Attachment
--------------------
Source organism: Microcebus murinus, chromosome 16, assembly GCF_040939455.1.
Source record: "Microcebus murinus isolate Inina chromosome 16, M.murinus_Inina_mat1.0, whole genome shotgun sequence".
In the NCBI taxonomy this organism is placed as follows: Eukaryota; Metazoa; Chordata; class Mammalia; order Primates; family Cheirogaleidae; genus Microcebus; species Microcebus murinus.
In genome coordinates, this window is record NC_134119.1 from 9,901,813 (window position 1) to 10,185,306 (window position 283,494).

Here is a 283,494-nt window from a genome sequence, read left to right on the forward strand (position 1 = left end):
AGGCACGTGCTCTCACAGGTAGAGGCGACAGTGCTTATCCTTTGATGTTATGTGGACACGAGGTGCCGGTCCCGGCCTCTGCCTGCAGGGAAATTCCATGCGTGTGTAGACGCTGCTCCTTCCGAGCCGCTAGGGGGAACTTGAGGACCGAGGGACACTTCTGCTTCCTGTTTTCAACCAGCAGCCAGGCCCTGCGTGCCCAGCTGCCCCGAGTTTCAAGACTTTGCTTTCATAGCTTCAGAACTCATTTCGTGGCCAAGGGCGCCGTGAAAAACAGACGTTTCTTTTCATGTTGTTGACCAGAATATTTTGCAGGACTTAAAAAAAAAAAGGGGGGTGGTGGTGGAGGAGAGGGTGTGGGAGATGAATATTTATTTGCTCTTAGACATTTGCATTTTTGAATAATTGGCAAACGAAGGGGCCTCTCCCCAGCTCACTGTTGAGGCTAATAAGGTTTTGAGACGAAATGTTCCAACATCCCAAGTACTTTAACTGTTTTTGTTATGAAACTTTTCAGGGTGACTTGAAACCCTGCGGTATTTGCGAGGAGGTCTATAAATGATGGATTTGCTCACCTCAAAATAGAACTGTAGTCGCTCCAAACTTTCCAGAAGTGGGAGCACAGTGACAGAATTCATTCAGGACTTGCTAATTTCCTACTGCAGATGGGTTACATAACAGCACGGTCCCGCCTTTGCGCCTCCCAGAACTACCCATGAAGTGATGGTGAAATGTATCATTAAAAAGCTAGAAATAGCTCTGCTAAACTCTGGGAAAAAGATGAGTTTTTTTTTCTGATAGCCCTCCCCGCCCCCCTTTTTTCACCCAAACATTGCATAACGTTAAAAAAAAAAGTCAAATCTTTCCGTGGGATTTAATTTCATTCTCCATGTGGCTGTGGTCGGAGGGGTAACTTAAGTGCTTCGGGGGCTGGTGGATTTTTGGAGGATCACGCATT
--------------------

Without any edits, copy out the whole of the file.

Source organism: Microcebus murinus, chromosome 16, assembly GCF_040939455.1.
Source record: "Microcebus murinus isolate Inina chromosome 16, M.murinus_Inina_mat1.0, whole genome shotgun sequence".
In the NCBI taxonomy this organism is placed as follows: Eukaryota; Metazoa; Chordata; class Mammalia; order Primates; family Cheirogaleidae; genus Microcebus; species Microcebus murinus.
In genome coordinates, this window is record NC_134119.1 from 9,901,813 (window position 1) to 10,185,306 (window position 283,494).

Here is a 283,494-nt window from a genome sequence, read left to right on the forward strand (position 1 = left end):
AGGCACGTGCTCTCACAGGTAGAGGCGACAGTGCTTATCCTTTGATGTTATGTGGACACGAGGTGCCGGTCCCGGCCTCTGCCTGCAGGGAAATTCCATGCGTGTGTAGACGCTGCTCCTTCCGAGCCGCTAGGGGGAACTTGAGGACCGAGGGACACTTCTGCTTCCTGTTTTCAACCAGCAGCCAGGCCCTGCGTGCCCAGCTGCCCCGAGTTTCAAGACTTTGCTTTCATAGCTTCAGAACTCATTTCGTGGCCAAGGGCGCCGTGAAAAACAGACGTTTCTTTTCATGTTGTTGACCAGAATATTTTGCAGGACTTAAAAAAAAAAAGGGGGGTGGTGGTGGAGGAGAGGGTGTGGGAGATGAATATTTATTTGCTCTTAGACATTTGCATTTTTGAATAATTGGCAAACGAAGGGGCCTCTCCCCAGCTCACTGTTGAGGCTAATAAGGTTTTGAGACGAAATGTTCCAACATCCCAAGTACTTTAACTGTTTTTGTTATGAAACTTTTCAGGGTGACTTGAAACCCTGCGGTATTTGCGAGGAGGTCTATAAATGATGGATTTGCTCACCTCAAAATAGAACTGTAGTCGCTCCAAACTTTCCAGAAGTGGGAGCACAGTGACAGAATTCATTCAGGACTTGCTAATTTCCTACTGCAGATGGGTTACATAACAGCACGGTCCCGCCTTTGCGCCTCCCAGAACTACCCATGAAGTGATGGTGAAATGTATCATTAAAAAGCTAGAAATAGCTCTGCTAAACTCTGGGAAAAAGATGAGTTTTTTTTTCTGATAGCCCTCCCCGCCCCCCTTTTTTCACCCAAACATTGCATAACGTTAAAAAAAAAAGTCAAATCTTTCCGTGGGATTTAATTTCATTCTCCATGTGGCTGTGGTCGGAGGGGTAACTTAAGTGCTTCGGGGGCTGGTGGATTTTTGGAGGATCACGCATT